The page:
Affiliations: Advanced Orthopaedic Practitioner, Elective Orthopaedics, Orthopaedic Department – Bolton Foundation Trust, Bolton, UK | Consultant Physiotherapist, Elective Orthopaedics – Bolton Foundation Trust, Bolton, UK | Professor of Physiotherapy, School of Sport, Tourism and The Outdoors University of Central Lancashire Preston, UK
Abstract: This case presents a 43 yr old woman with an eight-week history of progressing leg weakness set against a long history of chronic back pain. She was referred to the Orthopaedic department following referral from her General Practitioner. The weakness became so distressing to the patient that it resulted in a prior attendance at an Accident & Emergency department. The case illustrates the complexities of clinical reasoning within the area of serious pathology of the spine. It demonstrates the importance of detailed subjective history questioning in the quest for early diagnosis, which is particularly important for clinicians who work in an autonomous or extended role.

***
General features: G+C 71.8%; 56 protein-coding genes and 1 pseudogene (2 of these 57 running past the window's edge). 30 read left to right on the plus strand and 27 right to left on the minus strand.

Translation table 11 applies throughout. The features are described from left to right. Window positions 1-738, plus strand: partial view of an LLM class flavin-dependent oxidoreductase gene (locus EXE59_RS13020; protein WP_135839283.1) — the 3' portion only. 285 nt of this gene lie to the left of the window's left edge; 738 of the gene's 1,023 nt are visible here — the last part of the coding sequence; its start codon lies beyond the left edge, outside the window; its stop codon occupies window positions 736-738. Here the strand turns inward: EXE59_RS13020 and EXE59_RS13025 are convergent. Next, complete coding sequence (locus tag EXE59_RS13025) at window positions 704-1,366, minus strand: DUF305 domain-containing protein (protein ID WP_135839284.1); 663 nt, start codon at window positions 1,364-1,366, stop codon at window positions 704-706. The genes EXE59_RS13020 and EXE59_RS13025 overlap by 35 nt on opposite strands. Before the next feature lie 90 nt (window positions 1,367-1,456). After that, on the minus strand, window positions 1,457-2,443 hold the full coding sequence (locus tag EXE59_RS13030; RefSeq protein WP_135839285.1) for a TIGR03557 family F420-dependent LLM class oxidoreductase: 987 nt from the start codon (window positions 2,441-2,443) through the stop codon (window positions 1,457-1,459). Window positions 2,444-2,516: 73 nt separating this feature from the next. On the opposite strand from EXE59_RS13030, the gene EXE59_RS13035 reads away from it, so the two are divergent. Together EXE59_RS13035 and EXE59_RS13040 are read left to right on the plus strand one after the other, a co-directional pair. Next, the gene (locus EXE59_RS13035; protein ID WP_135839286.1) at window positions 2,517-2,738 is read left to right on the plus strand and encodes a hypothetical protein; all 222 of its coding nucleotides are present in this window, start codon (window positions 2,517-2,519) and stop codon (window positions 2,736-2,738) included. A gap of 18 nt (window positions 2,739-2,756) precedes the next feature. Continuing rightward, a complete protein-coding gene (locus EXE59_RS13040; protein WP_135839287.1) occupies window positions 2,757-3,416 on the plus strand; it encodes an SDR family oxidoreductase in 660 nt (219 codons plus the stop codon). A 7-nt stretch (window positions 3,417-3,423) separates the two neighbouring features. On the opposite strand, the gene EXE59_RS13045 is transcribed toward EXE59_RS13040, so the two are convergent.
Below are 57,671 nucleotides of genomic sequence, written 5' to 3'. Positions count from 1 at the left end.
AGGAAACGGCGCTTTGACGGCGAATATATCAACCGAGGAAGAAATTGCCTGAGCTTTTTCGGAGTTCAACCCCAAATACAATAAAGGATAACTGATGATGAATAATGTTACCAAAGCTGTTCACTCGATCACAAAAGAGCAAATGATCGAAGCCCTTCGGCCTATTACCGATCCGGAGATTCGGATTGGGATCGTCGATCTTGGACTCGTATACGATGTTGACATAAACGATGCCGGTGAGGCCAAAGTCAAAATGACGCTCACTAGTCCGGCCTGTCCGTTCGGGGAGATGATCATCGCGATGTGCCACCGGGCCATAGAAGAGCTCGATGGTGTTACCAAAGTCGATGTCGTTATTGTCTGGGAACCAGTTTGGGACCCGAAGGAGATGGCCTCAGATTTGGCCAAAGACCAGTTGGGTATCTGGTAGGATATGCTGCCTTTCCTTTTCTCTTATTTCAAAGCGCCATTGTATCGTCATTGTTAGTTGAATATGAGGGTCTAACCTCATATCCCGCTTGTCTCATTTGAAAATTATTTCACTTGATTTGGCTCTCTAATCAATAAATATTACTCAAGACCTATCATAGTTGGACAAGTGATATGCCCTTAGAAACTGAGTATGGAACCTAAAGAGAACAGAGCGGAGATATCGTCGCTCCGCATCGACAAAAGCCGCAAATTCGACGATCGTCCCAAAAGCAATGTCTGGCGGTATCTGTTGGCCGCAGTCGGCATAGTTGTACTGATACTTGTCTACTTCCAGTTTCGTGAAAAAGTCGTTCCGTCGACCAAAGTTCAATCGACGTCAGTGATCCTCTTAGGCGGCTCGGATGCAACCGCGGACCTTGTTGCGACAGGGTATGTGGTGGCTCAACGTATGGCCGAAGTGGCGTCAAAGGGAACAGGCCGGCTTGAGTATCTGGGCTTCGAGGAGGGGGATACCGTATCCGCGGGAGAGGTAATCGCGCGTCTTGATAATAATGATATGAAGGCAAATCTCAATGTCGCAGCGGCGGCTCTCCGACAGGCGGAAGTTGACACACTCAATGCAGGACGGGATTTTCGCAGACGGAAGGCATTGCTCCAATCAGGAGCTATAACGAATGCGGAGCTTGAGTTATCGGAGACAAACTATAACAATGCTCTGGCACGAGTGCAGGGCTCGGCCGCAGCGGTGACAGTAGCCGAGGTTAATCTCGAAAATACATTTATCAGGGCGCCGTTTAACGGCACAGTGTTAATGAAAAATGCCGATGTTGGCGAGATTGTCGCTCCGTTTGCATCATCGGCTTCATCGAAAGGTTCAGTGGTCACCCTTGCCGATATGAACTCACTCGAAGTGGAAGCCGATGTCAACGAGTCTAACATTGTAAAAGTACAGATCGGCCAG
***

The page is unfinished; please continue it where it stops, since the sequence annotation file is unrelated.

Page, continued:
Keywords: Spine, red flags, clinical reasoning, case study